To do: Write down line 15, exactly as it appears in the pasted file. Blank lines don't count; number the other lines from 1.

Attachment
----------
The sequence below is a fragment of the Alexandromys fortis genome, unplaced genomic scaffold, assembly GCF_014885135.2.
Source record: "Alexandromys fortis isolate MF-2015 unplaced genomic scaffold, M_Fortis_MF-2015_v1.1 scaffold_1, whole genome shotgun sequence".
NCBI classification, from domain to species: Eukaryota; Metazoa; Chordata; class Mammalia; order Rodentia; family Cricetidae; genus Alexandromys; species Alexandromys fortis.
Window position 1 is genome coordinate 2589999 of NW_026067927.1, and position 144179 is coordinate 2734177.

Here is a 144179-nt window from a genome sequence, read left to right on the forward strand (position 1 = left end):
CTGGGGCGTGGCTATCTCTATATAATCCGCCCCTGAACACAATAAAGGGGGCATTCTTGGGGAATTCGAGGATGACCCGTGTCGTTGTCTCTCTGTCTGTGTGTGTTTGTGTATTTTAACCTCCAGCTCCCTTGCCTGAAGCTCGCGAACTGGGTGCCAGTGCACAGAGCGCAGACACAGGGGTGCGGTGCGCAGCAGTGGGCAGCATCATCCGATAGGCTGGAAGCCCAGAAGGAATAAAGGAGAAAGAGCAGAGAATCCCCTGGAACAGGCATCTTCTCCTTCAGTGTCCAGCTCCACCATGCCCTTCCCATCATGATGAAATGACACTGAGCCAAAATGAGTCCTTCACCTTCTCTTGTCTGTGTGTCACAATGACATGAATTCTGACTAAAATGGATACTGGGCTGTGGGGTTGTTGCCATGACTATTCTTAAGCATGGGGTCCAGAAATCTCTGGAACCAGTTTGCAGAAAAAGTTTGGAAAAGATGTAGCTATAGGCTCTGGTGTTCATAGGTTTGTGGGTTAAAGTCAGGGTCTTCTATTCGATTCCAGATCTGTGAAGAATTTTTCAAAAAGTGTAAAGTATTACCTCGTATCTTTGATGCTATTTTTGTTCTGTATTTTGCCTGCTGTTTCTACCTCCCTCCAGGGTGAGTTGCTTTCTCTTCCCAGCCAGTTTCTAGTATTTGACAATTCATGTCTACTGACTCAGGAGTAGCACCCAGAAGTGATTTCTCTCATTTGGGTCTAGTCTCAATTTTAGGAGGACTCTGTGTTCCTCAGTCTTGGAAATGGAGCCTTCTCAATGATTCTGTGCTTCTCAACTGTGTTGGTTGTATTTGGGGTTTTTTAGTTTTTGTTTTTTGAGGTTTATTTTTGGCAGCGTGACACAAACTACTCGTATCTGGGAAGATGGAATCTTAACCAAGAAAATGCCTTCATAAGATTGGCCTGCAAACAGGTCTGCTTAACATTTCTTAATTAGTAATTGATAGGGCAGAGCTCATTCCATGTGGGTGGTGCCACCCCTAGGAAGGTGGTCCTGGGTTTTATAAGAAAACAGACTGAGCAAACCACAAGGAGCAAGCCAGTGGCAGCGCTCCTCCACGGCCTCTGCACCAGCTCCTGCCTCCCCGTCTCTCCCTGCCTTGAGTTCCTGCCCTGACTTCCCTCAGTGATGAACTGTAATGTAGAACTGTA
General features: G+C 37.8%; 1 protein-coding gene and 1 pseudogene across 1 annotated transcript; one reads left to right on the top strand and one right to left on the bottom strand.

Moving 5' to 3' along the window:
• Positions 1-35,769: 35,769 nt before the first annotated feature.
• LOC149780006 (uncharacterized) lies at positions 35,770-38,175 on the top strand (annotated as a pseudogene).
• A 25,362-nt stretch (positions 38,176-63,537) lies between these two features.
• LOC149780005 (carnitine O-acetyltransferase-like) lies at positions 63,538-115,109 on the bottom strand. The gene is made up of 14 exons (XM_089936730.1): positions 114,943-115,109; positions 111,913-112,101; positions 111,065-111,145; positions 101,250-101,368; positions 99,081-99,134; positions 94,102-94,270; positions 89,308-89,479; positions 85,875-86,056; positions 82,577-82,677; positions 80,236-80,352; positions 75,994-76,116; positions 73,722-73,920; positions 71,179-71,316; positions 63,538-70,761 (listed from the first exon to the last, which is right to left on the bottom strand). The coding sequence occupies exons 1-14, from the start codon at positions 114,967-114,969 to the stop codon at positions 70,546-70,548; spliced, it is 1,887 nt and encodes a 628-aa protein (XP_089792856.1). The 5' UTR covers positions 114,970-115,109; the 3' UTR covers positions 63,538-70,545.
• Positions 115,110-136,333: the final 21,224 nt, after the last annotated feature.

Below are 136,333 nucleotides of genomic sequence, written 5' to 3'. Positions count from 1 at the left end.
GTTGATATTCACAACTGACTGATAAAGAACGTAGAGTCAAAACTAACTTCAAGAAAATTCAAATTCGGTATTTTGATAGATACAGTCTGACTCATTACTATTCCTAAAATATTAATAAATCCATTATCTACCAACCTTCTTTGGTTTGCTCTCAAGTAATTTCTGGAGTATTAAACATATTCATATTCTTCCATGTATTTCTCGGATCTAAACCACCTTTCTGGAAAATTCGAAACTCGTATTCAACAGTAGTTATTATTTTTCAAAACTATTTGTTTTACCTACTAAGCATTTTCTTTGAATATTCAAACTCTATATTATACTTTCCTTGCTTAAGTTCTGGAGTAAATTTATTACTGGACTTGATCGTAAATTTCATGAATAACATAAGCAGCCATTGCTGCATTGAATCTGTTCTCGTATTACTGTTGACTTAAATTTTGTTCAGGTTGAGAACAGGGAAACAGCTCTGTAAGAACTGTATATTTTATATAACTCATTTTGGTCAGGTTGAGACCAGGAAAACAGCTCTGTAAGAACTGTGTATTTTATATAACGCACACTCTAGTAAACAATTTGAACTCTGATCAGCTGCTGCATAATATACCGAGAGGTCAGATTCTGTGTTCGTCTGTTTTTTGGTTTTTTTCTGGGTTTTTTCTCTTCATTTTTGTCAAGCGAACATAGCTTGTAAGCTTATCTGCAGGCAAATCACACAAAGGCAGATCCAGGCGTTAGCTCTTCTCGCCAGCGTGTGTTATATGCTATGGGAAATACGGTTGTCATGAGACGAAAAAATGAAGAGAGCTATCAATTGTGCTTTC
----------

GTTGATATTCACAACTGACTGATAAAGAACGTAGAGTCAAAACTAACTTCAAGAAAATTCAAATTCGGTATTTTGATAGATACAGTCTGACTCATTACTATTCCTAAAATATTAATAAATCCATTATCTACCAACCTTCTTTGGTTTGCTCTCAAGTAATTTCTGGAGTATTAAACATATTCATATTCTTCCATGTATTTCTCGGATCTAAACCACCTTTCTGGAAAATTCGAAACTCGTATTCAACAGTAGTTATTATTTTTCAAAACTATTTGTTTTACCTACTAAGCATTTTCTTTGAATATTCAAACTCTATATTATACTTTCCTTGCTTAAGTTCTGGAGTAAATTTATTACTGGACTTGATCGTAAATTTCATGAATAACATAAGCAGCCATTGCTGCATTGAATCTGTTCTCGTATTACTGTTGACTTAAATTTTGTTCAGGTTGAGAACAGGGAAACAGCTCTGTAAGAACTGTATATTTTATATAACTCATTTTGGTCAGGTTGAGACCAGGAAAACAGCTCTGTAAGAACTGTGTATTTTATATAACGCACACTCTAGTAAACAATTTGAACTCTGATCAGCTGCTGCATAATATACCGAGAGGTCAGATTCTGTGTTCGTCTGTTTTTTGGTTTTTTTCTGGGTTTTTTCTCTTCATTTTTGTCAAGCGAACATAGCTTGTAAGCTTATCTGCAGGCAAATCACACAAAGGCAGATCCAGGCGTTAGCTCTTCTCGCCAGCGTGTGTTATATGCTATGGGAAATACGGTTGTCATGAGACGAAAAAATGAAGAGAGCTATCAATTGTGCTTTC